CMSC 491/691 (sections 491-01, 691-01 and 691-06) is a special topics course offered at UMBC in the fall of 2017. It meets from 4:00-5:15pm in PAHB 107. It is available to advanced undergraduates and graduate students. The course will introduce the notion of the Semantic Web, provide an overview of the underlying theory and technology, cover existing tools and practices, and highlight current and potential applications. The course will be approximately half lecture and half seminar. Students will be expected to read, discuss and present current research papers. In the first half of the course there will be a series of homework assignments designed to get students familiar with the technology. I the second half, students will work on individual or group projects. For more information, see the syllabus and schedule.

The Semantic Web provides a common framework that allows data to be shared and reused across application, enterprise, and community boundaries. It is a collaborative effort led by the World-Wide Web Consortium (W3C) with participation from a large number of researchers and industrial partners. It is based on the Resource Description Framework (RDF). Here's how the W3C describes the Semantic Web.

"The Semantic Web is a web of data. There is lots of data we all use every day, and its not part of the web. I can see my bank statements on the web, and my photographs, and I can see my appointments in a calendar. But can I see my photos in a calendar to see what I was doing when I took them? Can I see bank statement lines in a calendar?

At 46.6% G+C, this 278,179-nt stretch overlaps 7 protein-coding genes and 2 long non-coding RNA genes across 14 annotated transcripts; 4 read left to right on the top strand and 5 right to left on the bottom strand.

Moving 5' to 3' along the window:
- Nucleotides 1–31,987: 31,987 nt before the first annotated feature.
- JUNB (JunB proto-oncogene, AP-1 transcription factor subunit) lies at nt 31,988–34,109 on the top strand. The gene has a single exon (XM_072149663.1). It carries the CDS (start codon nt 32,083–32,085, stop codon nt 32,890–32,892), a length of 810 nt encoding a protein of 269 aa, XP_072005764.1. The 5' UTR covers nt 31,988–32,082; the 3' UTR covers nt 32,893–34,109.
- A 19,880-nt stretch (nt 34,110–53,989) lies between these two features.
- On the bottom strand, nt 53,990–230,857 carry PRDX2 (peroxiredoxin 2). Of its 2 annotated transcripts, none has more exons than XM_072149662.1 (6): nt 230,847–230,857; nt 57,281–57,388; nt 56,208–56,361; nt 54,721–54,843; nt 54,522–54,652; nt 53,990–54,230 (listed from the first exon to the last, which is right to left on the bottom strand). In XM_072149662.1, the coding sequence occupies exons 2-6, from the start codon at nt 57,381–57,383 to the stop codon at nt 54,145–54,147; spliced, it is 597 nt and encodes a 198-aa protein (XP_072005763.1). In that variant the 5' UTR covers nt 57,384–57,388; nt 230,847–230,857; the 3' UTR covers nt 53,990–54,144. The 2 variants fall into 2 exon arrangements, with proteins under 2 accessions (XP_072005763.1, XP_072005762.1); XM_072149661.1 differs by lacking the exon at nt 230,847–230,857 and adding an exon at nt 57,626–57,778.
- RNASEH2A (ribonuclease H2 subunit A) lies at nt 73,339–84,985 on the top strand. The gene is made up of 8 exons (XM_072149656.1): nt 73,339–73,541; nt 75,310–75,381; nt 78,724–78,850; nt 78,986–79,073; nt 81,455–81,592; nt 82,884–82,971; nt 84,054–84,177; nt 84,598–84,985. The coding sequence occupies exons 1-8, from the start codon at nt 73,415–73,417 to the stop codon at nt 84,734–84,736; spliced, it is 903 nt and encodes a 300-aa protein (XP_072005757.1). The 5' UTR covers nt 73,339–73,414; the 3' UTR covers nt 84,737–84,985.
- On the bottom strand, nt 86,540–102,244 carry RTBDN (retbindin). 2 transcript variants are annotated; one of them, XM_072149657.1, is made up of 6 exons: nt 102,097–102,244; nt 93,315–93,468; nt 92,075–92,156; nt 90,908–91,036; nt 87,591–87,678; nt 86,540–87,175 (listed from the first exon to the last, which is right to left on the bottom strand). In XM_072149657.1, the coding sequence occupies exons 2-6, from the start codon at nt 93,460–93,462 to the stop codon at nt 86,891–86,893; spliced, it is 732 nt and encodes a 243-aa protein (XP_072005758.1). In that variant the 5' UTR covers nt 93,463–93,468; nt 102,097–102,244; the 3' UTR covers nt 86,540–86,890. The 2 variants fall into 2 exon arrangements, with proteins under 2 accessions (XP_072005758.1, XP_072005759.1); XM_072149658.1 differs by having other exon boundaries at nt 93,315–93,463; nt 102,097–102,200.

Why not? Because we don't have a web of data. Because data is controlled by applications, and each application keeps it to itself.

The Semantic Web is about two things. It is about common formats for integration and combination of data drawn from diverse sources, where on the original Web mainly concentrated on the interchange of documents. It is also about language for recording how the data relates to real world objects. That allows a person, or a machine, to start off in one database, and then move through an unending set of databases which are connected not by wires but by being about the same thing."